e Jets’ Mark Sanchez (picked fifth) went 10-8, including two playoff victories. Ryan and Flacco each threw more touchdowns than interceptions; that’s rare for an NFL rookie.
But those situations are not relevant to Bradford and the Rams. The Falcons, Ravens and Jets had big-time running games and solid defenses. The Rams have neither.
So whoever quarterbacks St. Louis in 2010 will be a Ram led to slaughter. But the Rams should play Bradford anyway.
Physically, Bradford is ready. He’ll turn 23 in November. He’s 6-foot-5 and 235 pounds. Mentally, no rookie quarterback is ready for the NFL, but Bradford is as ready to deal with the madness as any rookie could be. He’s smart and he’s calculated. I’m not saying Bradford will be a star, but NFL defenses won’t befuddle him.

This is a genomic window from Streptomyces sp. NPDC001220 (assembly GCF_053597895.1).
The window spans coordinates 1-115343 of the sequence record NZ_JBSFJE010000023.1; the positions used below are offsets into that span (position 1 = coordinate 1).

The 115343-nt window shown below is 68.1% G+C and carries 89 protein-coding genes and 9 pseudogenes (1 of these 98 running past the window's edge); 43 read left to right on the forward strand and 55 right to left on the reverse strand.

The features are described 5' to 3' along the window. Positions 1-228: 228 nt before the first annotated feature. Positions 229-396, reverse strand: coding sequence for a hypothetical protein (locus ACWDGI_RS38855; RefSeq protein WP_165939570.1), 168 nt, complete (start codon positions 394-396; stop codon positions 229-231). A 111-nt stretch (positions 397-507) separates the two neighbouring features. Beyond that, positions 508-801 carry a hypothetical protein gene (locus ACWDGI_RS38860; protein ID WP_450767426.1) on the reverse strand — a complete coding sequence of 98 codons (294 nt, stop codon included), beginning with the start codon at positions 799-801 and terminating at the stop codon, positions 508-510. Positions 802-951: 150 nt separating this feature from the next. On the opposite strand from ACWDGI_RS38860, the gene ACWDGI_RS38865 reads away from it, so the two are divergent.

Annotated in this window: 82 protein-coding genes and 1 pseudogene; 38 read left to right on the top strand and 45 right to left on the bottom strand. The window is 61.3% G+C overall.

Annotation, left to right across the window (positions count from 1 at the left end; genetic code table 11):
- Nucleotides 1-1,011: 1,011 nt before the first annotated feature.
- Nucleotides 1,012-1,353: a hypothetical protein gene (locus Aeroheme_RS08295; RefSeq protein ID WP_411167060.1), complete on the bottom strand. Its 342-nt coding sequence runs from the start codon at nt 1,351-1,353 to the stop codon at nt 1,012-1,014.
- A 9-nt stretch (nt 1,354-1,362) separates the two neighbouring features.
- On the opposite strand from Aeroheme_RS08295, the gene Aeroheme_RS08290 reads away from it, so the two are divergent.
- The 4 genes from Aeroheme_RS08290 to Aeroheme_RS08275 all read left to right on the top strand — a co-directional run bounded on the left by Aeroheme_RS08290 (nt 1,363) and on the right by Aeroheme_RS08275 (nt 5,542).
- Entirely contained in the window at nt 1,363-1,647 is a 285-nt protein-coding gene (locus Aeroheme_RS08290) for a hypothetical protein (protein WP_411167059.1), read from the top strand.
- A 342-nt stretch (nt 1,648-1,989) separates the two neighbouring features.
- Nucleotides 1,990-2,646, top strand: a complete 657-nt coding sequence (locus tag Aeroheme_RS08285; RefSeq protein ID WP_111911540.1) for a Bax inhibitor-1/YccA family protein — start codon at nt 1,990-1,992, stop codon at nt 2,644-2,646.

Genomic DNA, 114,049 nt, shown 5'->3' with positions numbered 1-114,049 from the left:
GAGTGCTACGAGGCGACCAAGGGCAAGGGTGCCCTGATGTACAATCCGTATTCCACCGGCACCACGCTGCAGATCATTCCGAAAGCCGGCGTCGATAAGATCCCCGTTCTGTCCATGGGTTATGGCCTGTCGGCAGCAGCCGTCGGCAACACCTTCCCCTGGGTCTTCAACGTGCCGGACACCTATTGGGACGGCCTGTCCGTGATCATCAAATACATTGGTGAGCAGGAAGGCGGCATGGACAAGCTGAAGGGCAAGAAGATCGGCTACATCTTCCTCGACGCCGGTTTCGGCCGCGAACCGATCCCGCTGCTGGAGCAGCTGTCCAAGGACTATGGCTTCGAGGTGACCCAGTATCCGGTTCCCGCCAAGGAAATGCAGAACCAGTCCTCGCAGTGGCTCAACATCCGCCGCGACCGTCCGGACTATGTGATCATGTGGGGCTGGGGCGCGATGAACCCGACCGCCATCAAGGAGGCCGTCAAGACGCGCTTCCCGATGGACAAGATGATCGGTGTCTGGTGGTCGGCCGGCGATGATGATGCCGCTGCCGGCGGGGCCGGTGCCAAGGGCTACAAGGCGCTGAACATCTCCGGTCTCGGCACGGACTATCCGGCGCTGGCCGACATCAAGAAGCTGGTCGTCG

"He looks great for a rookie,” said Ram receiver Donnie Avery.
Said Feeley of Bradford, "He’s a bright guy. He’s big. He’s strong. He plays that way, too. He can throw the football. He’s accurate. You can tell he wants to learn. He wants to play.”
So play him. It’s not like the Rams are going anywhere in 2010. That sounds like a reason to be patient, but instead, it’s a reason to give Bradford the playing time that will come in handy if and when the Rams get competitive.
The Lions a year ago picked quarterback Matthew Stafford No. 1 overall and started him on opening day. Stafford had some injuries but made 10 starts, going 2-8. He threw 13 TDs and 20 interceptions. It was another miserable year for Detroit fans.
And a glorious year for Detroit fans. They are a year closer to having a winning quarterback, and maybe that winner is named Matthew Stafford. Same as Bradford, we don’t know if Stafford will star. But we do know that he won’t
blossom until he pays his Sunday dues.
Which is what Bradford must do. No time better than 2010 to start.
405-760-8080; Berry Tramel can be heard Monday through Friday from 4:40-5:20 p.m. on The Sports Animal radio network, including AM-640 and FM-98.1.